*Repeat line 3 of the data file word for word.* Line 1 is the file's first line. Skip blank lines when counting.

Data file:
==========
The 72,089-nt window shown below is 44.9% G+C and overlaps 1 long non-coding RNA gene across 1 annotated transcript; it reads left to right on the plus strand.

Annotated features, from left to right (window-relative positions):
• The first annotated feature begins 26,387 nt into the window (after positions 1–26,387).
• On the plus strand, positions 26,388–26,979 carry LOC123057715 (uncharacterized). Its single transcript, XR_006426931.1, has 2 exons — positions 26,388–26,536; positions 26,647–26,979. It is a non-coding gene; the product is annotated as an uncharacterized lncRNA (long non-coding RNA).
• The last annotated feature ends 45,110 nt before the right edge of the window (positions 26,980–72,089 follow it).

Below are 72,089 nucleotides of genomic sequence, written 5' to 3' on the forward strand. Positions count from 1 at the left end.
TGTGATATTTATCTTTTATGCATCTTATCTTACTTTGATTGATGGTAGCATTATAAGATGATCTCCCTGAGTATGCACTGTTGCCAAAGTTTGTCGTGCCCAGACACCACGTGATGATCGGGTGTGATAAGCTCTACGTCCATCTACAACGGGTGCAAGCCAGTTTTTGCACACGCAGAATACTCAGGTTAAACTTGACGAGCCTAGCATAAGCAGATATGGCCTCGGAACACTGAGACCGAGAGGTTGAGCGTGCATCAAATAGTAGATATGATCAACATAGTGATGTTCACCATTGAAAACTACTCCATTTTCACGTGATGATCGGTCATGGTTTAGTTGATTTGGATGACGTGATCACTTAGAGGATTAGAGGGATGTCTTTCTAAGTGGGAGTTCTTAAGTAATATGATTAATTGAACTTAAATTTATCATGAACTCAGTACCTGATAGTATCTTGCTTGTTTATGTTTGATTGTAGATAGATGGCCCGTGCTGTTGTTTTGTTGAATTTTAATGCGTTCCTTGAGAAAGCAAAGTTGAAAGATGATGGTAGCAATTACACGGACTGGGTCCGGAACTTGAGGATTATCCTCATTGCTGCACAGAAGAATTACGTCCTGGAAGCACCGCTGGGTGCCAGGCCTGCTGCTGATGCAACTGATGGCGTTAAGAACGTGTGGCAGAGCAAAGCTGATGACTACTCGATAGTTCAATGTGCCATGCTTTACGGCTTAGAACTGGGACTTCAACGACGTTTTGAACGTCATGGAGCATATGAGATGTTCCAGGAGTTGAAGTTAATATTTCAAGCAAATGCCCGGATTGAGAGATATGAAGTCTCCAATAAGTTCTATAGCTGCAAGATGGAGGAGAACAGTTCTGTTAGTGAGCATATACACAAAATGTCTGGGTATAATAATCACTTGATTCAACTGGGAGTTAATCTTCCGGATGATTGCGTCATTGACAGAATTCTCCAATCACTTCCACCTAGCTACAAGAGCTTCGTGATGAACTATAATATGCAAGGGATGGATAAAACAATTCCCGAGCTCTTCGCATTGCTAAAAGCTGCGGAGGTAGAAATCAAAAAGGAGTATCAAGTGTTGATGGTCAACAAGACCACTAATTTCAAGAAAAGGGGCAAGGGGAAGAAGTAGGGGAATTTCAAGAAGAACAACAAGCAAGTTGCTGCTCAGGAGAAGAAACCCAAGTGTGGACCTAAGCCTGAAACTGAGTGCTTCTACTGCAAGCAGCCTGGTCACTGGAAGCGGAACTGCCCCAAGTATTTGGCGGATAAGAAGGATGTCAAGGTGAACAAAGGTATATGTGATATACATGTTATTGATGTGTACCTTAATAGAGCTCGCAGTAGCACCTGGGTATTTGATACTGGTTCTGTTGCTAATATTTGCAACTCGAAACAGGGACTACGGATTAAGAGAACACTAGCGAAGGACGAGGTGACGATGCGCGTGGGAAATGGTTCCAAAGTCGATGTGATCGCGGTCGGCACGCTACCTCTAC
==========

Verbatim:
• The first annotated feature begins 26,387 nt into the window (after positions 1–26,387).